Dear Wondering, No, it does not cost any money to place a baby for adoption. All expenses related to your pregnancy can be covered by the adoptive parents. Actually, as a birth-parent, you pretty much hold all the cards, and get to make lots of choices about your child's future. You have a moral obligation to grow a healthy baby (don't smoke, drink, or take drugs, get prenatal care, etc.). You may also want to provide that child with some letter or memento-- discussing your reasons for making an adoption plan (still in school, too young, whatever), and let the child know that he/she was cared about, but couldn't be taken care of by you.

Beyond that, you may specify what type of parents you would like raising the child, whether you want it to be a first baby or 2nd, 3rd etc. in the family, what religion you'd like the family to be, etc. In an open adoption there is some contact with the adoptive parents. It may be as minimal as exchanging pictures and information about the families, or as much as visiting each other's homes, having them take you to prenatal visits, having them in the delivery room with you, getting letters and pictures on a regular basis, etc.

We would encourage you to contact an attorney or an agency specializing in adoption. We would also encourage you to read a book called "Dear Birthmother, thank you for our Baby," by Kathleen Silber and Phyllis Speedlin. It's a classic, and will really help you, we think. Best of luck with your decision.

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Dear EROS, I think I might be pregnant. I am a sophomore, and I don't want to drop out, I don't want an abortion, and I am very scared of my parents' reaction. My boyfriend is not going to leave me, but he doesn't seem very happy about this. Can you tell us both all of our options so we can start a serious discussion? From, Scared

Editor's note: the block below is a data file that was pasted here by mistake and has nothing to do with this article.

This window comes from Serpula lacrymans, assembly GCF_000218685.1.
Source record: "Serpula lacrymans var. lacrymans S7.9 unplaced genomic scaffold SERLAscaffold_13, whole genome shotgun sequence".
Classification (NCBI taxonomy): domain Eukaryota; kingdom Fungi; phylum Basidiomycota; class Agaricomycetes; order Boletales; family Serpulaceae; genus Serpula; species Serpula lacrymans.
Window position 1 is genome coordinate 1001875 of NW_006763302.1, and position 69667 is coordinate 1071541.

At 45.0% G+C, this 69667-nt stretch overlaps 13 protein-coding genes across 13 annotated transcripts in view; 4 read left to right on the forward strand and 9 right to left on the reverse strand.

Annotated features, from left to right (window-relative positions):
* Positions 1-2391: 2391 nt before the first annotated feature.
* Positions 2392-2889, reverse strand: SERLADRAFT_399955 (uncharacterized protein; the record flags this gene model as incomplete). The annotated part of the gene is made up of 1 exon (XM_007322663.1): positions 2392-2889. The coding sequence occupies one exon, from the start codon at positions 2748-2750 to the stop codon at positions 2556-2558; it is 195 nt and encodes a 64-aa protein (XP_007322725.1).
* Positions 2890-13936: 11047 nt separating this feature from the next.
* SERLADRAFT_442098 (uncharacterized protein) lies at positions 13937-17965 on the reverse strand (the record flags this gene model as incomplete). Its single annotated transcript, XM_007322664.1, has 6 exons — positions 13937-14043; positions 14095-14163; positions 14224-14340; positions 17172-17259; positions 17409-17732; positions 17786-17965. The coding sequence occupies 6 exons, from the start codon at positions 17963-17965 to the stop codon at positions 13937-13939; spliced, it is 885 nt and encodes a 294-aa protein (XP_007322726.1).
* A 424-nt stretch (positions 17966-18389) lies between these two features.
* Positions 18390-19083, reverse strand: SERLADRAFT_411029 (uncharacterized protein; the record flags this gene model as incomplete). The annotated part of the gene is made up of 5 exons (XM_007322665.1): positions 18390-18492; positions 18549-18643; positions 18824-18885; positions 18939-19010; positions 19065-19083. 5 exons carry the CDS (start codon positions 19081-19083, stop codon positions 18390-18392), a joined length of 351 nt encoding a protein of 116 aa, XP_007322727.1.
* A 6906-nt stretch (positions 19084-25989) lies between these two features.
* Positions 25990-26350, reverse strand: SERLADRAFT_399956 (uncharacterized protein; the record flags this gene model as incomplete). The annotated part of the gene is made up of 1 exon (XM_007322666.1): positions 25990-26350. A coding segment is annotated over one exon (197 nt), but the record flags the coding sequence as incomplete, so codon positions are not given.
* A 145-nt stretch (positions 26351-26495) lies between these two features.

Dear Scared, The first thing to do is to have a pregnancy test and find out for sure. Many women find themselves in your shoes. The stress of worrying about a missed period will often cause it to be even later! If you come to the Student Health Center, we can run a pregnancy test in just a couple of hours, at no charge. Leave us a urine sample in the morning, and we'll have an answer for you in the afternoon. The next step is to meet with a pregnancy counselor, who will discuss your situation and give you information about your options so you can make an informed choice. In any pregnancy there can be only 3 options:

  • You may continue the pregnancy and become a parent;
  • You may continue the pregnancy and make an adoption plan;
  • Or you may terminate the pregnancy and have an abortion.

Deciding what to do about an unintended pregnancy is deserving of some quality time with a counselor (also no charge for this service). The goal here is to give you enough information so you can make an informed choice that you can live with. We'd like you to be able to look back in five years, and feel certain you did the right thing for that time in your life. We have information and "reality checks" for you. How will your life if you exercise each of these options? How much will it cost? What kind of support network do you have? etc. These are all questions to consider before deciding about your pregnancy. But first get a test and know for sure.